Over the four semesters, the study programme involves a broad-based approach in which most students work on all of the subdisciplines of English, with an option to study one field in depth – British or American literature, Medieval literature, or Linguistics. Interdisciplinary work is a key aspect of studies in the Department and there are intensive weekend seminars for some classes during which students and professors meet in a congenial setting to investigate a subject in detail. The study programme culminates with the writing of an original thesis in a field of the student's choice. Students can participate in research colloquia and explore their ideas in a setting of peers. The Department has extensive and up-to-date physical and electronic library resources.


The study plan comprises 5 modules worth 12 ECTS each, which cover the following subjects: English linguistics, English philology, English literature 1500-1780, English literature from 1780 to the present day, American literature. Students will choose their MA thesis topic in one of these 5 subjects.

Responsable du programme d'études / Verantwortliche/r für das Studienprogramm:

Areas of specialisation for all MA supervisors of the English Department

  • Prof. Thomas Austenfeld
    • American Literature from 1492 to the present
    • In particular: from Emerson to the Civil War,
    • Realism and Naturalism,
    • American modernism, especially women writers
    • American poetry, all periods
    • Regional literatures, especially Southern and Western
    • The short story
    • African- American and Native American literatures
    • Autobiography and Memoir
  • Prof. Elisabeth Dutton

    Generally, medieval English literature and language - Old and Middle English - including but not necessarily limited to: 

    • Early English theatre
    • Medieval religious/devotional writing
    • Medieval women’s writing
    • Medieval romance
    • Medieval saints
    • Geoffrey Chaucer
    • John Gower
    • William Langland
    • Non-playhouse Tudor drama 
  • Prof. Didier Maillat

    Supervision of thesis topics including (but not limited to) the following areas can be discussed. Projects can adopt a theoretical or experimental approach:

    • Experimental Pragmatics
    • Pragmatics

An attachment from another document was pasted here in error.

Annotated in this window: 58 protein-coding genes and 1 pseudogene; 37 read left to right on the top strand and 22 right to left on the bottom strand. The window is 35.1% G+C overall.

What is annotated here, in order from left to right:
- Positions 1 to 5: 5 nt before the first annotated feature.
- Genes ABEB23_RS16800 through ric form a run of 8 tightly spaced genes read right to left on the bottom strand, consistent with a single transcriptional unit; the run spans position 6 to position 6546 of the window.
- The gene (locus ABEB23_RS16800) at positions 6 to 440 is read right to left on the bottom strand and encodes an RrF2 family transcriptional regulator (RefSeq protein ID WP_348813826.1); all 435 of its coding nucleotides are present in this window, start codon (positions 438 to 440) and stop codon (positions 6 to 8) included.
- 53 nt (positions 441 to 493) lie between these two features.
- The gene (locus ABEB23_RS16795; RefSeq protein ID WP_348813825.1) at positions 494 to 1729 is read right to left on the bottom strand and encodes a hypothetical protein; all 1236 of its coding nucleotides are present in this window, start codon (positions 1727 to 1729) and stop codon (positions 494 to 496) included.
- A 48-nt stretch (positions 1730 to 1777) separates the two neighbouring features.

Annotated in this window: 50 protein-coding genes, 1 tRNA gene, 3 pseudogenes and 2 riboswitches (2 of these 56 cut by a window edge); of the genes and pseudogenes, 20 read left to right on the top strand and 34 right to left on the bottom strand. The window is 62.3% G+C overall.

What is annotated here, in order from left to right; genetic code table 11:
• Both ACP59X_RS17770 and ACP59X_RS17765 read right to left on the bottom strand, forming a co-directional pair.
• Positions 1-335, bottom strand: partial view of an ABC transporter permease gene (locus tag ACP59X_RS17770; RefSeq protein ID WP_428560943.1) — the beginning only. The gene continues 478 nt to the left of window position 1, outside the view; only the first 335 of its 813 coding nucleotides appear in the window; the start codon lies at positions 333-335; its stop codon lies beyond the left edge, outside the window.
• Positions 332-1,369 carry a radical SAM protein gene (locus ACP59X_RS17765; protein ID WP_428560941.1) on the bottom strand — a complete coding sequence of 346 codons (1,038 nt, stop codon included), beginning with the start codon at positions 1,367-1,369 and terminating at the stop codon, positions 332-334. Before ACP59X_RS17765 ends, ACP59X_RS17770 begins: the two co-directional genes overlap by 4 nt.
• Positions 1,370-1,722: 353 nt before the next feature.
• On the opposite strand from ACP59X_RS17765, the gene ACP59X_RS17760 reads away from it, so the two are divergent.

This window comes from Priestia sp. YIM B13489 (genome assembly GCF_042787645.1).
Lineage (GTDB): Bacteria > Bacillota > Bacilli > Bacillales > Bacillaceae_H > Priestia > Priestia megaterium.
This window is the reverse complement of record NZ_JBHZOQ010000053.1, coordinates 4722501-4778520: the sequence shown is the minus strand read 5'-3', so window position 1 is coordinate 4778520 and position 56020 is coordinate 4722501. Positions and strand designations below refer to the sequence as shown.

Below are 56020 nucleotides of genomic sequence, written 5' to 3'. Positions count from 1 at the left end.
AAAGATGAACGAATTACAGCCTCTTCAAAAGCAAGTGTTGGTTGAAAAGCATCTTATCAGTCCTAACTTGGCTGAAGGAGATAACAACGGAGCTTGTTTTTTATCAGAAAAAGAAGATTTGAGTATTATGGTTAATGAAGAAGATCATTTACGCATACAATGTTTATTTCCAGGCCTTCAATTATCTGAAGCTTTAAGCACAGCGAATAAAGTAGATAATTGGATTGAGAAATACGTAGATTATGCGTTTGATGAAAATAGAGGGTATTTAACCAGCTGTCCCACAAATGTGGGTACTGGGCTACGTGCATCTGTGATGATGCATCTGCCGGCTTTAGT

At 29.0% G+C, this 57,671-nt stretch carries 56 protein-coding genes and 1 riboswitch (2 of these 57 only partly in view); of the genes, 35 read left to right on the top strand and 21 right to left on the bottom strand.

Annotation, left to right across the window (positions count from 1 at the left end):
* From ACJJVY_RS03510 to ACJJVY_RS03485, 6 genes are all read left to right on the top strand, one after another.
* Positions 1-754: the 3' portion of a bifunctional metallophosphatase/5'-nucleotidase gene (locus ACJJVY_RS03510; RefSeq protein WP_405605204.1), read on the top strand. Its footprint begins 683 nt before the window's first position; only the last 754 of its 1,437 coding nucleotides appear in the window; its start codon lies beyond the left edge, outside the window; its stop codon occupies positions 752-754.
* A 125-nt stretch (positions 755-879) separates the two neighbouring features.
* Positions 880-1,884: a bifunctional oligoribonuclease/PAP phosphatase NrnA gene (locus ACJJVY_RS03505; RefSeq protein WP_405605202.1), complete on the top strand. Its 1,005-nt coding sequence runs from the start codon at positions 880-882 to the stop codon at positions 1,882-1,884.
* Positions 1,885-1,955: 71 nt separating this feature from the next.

• Language and cognition
    • Pragmatics of manipulation
    • Disinformation and misinformation
    • Political discourse
    • Advertising language (multimodal communication)
    • Pragmatics of persuasion
    • Figurative language (metaphor, euphemism, irony, etc.)
    • Humour (pun, wit, etc.)
    • Taboo language (insults, slur, banter, etc.)
    • Pragmatics of literary texts
    • Pragmatics of AI communication
    • Pragmatics of English as a Foreign Language
  • Prof. Kilian Schindler

    Any aspects of English literature from c. 1500 to c. 1780, in particular, but not restricted to:

    • early modern drama, especially of the Elizabethan and Jacobean period (William Shakespeare, Ben Jonson, Christopher Marlowe, John Webster, etc.)
    • critical approaches such as Shakespeare and race or queer studies
    • religion and/or politics in early modern literature (e.g. Machiavellianism, tyranny, or religious dissent)
    • modern adaptations of early modern works (such as Shakespeare plays)
    • The works of John Milton
    • satire in prose, poetry, or drama
  • Prof. Julia Straub

    English Literature from the late 18th century to the present day, in particular, but not restricted to:

    • Victorian Literature

    • Contemporary literature (21st century)

    • Literature and other media, esp. text/image relationships

    • Literature and technology, posthumanism

    • Dystopian writing

    • Transatlantic writing, global anglophone literature

    • Gender and literature, esp. motherhood

    • Modernism

    • Melodrama

  • Dr. Aurélie Blanc

    Aurélie Blanc is happy to supervise MA theses on:

    • Medieval Drama
    • Texts written for and by nuns
    • The body in the Middle Ages (medicine, death, violence, war, the sacred body, etc...)
    • Other ideas that students would like to explore are also possible
  • Dr. David Correia Saavedra

    David Correia Saavedra is likely to supervise work on the following topics/in the following areas:

    • Morphology

    • Word-Formation

    • Language Change

    • Corpus Linguistics

  • Dr. Steve Oswald

    Steve Oswald routinely supervises theoretical, empirical and experimental MA research work in the following areas (please note this list is not exhaustive):

    • Pragmatics
    • Argumentation theory
    • Rhetoric
    • Fallacies
    • Deception and manipulation
    • Discourse analysis (media, advertising, politics, etc.)
    • Humour research
    • Metaphor
    • Argumentative and pragmatic aspects of conspiracy theories
  • Dr. Aurélie Zurbrügg

    Aurélie Zurbrügg is likely to supervise MA theses in the following areas:

    • African American Literature
    • Contemporary American Literature
    • Media Studies
    • The connections between literature and forms of popular culture

MA thesis

The official submission procedure you must follow to submit your MA thesis can be found here in French and in German. Explicit and specific guidelines can be downloaded here in French and in German.